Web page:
Two years ago, in University of Texas Southwestern Medical Center v. Nassar, the Supreme Court heightened the causation standard for employees claiming retaliation based on direct evidence (such as explicitly discriminatory statements made by supervisors) under Title VII. Plaintiffs must prove “but for” causation.
What about the situation in which an employee relies solely on circumstantial evidence? Does Nassar’s “but-for” standard apply to these claims? No, according to the Fourth Circuit. Foster v. Univ. of Md.-E. Shore, No. 14-1073 (4th Cir. May 21, 2015). The court held that “the McDonnell Douglas framework, which already incorporates a but-for causation analysis, provides the appropriate standard” in such claims.
Iris Foster worked as a campus police officer for the University of Maryland-Eastern Shore. Like other new hires, Foster was subject to an initial six-month probationary period. Foster was subjected to repeated sexual harassment by a co-worker. Foster notified her supervisor and HR. The university investigated the incidents and disciplined the harassing co-worker.
Meanwhile, Foster had her probationary period extended by an additional six months. Foster complained to her supervisors that the extension of her probation was retaliatory, as were alleged changes in her schedule, denial of light duty and tuition remission, and prohibiting her from attending a training session while on injury leave. Less than a month after final complaint, Foster was terminated.
After Foster sued the university for retaliation under Title VII, among other things, the university moved for summary judgment because Foster had not shown a sufficient causal connection between her complaints and her termination. Foster’s supervisors justified her termination primarily on the grounds that she used her leave quickly, was inflexible about adjusting her shift hours, and was not a team player. During her deposition, the university’s HR officer candidly stated that “everything that every happened [Foster] attributed to the sexual harassment complaint,” and that Foster “couldn’t move on” or “get past [the harassment].”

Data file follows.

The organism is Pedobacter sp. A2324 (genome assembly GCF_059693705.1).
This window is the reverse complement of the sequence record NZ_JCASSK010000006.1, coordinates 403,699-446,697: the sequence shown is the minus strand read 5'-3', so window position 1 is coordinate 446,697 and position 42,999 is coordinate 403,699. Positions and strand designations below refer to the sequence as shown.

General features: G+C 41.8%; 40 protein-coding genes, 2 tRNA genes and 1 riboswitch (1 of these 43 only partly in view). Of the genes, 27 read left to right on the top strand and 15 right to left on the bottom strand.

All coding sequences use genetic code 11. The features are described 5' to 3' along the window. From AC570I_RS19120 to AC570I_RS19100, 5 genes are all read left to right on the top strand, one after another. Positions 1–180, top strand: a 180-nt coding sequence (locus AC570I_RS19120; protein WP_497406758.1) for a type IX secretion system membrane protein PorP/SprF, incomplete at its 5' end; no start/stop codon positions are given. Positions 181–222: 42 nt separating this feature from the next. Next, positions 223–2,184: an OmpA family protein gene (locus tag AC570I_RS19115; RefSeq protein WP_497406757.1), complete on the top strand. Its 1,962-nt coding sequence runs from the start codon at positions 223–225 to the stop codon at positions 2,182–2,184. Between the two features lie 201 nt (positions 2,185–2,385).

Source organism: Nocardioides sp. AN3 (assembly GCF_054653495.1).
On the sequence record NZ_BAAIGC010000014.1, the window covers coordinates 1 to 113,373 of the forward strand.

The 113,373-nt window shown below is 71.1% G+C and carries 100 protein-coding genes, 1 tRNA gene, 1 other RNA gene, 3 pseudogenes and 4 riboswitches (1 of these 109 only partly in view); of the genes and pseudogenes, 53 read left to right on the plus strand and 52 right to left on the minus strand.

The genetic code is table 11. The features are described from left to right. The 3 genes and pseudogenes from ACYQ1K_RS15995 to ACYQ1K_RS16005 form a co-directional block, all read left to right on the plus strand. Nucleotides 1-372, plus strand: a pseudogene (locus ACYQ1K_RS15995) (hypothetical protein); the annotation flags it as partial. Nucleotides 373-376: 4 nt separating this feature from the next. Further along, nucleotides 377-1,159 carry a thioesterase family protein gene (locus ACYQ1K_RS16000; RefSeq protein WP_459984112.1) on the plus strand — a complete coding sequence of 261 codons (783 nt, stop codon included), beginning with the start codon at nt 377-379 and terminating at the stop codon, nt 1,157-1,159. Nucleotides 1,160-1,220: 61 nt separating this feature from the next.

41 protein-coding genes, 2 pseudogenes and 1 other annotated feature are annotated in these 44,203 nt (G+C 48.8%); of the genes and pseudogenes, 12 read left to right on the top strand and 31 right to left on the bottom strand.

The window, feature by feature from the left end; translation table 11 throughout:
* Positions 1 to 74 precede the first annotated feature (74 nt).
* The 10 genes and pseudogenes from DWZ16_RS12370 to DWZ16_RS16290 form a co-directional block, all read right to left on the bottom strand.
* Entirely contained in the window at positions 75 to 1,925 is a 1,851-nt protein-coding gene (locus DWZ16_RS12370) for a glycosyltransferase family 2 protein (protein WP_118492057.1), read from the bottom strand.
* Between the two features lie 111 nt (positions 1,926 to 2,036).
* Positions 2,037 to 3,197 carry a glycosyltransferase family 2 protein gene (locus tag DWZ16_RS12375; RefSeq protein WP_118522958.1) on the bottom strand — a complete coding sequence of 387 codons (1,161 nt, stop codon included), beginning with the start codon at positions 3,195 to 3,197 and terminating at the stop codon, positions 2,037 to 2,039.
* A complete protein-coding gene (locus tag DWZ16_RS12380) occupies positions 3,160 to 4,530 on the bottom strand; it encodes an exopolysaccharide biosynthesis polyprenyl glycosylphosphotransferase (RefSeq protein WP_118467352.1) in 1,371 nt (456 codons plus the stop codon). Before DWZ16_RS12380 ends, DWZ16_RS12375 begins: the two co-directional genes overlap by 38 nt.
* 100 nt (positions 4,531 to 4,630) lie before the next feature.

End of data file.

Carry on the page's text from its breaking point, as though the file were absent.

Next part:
The district court originally denied the university’s motion. After the Supreme Court’s decision in Nassar, however, the court reconsidered and entered judgment in the university’s favor, concluding that Foster had not shown that retaliation was “the determinative reason” for her termination. Foster appealed.
A three-judge panel unanimously reversed the summary judgment. The court held that Nassar only applied to bar “mixed-motive” retaliation claims based on direct evidence and did not govern cases like Foster’s based on pretext. According to the panel, the familiar three-step McDonnell Douglas framework still applies, absent any explicit indication that the Supreme Court intended to overrule it in Nassar.
Title VII retaliation claims in the Fourth Circuit based on pretext are analyzed under as follows: First, the plaintiff must establish: (1) that he or she “engaged in protected activity,” (2) that the employer took adverse action against him or her, and (3) that “a causal relationship existed between the protected activity and the adverse employment action.” Second, the employer must put forward evidence of a legitimate, non-discriminatory reason for the adverse employment action. Third, the employee must establish that the employer’s explanation is pretextual, i.e., “both that the [employer’s] reason was false and that [retaliation] was the real reason for the challenged conduct.”
Applying this framework, the court held that the university’s summary judgment motion should have been denied. Despite the university’s non-discriminatory reasons for the termination, the court held that Foster put forward evidence from which a reasonable jury could conclude that those were not the real reasons (such as the lack of documentation of her alleged schedule inflexibility and the failure to provide Foster with a reason for her termination at the time it made the decision) and that retaliation was the real reason. The case will now proceed to trial.